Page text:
Part of the answer is an infusion into industry of the type of critical thinking associated with academia, and of practice that is backed up by sound research. By critical thinking I mean being willing to ask things like the following and being prepared to evaluate the answers:
- Course of action X implies assumptions Y and Z. How do we know them to be true, and what are the risks if we are wrong?
- Is this a data-based decision or a philosophy-based decision? Is there data that could help?
- What is the nature of the data? How was it collected? Was the methodology sound?
- Whether the data is qualitative or quantitative, was it analyzed rigorously or merely impressionistically and taken at face value?
- Does the data really support this interpretation or allow us to draw this conclusion? Have we ruled out other reasonable and important alternative interpretations? What other research would do so?
For academic work in our field to play this role of supporting practice, it needs to focus on things that matter to practitioners, but it is not only the practitioners who will benefit. Such “engaged scholars” will find a wealth of extremely interesting, perplexing, and complex problems to research—great grist for those who want to make a difference in the world. Researchers who get too locked into “normal science” elaboration of existing research paradigms will miss out on new research questions of interest that will be raised by the evolution of new technologies. The following are some other areas that come to mind:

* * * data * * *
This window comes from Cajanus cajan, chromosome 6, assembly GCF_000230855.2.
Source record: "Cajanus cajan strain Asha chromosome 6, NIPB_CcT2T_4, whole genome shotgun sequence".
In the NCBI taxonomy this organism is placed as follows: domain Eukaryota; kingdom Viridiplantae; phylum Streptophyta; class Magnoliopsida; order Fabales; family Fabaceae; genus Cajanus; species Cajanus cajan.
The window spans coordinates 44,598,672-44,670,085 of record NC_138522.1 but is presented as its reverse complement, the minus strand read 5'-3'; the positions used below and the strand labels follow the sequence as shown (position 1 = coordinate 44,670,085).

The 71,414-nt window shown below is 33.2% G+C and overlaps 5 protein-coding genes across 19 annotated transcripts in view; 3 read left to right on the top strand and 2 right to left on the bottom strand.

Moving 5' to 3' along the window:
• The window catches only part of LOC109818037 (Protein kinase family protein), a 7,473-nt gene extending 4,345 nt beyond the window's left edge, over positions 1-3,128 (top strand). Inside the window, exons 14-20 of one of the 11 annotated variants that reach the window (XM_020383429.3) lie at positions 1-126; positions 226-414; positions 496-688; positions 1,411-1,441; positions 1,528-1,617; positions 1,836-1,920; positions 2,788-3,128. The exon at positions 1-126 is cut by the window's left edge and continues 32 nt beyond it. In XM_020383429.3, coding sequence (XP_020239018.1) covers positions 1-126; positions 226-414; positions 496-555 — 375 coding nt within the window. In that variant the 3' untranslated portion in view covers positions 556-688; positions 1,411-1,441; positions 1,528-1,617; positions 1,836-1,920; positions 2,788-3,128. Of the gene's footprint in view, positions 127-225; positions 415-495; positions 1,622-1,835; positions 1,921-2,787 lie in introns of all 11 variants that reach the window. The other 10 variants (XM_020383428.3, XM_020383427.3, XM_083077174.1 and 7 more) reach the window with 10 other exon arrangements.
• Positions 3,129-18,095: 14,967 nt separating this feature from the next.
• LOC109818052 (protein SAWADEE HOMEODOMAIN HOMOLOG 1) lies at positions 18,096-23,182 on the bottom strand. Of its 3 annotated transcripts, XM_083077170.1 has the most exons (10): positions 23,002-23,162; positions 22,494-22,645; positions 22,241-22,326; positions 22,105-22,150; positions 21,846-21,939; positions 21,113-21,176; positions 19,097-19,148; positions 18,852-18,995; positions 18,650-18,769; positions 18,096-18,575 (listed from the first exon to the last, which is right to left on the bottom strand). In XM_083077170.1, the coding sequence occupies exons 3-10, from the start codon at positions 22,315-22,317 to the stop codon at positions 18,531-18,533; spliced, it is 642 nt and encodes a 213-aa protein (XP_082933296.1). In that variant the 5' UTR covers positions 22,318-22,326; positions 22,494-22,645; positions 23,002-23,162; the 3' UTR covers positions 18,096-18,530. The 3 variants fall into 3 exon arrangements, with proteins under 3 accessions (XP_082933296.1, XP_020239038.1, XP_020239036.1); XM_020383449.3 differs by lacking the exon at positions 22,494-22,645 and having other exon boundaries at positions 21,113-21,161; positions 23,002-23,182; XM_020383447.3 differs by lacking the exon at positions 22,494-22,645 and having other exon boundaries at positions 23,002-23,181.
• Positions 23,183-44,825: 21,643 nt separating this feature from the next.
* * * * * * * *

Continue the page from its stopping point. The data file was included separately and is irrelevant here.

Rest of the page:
- Studies of methodological validity under realistic conditions
- Empirical assessments of common product development practices and approaches
- A paradigm for case studies that lets us draw generalizable lessons from rich experiences in the trenches
- Once we have this, we need to test some of these generalizations
- Longitudinal studies of the process and dynamics of product adoption and the behavior change that goes with it, because many business decisions are based on intuitive psychological theories of how masses of people change behavior to adopt technology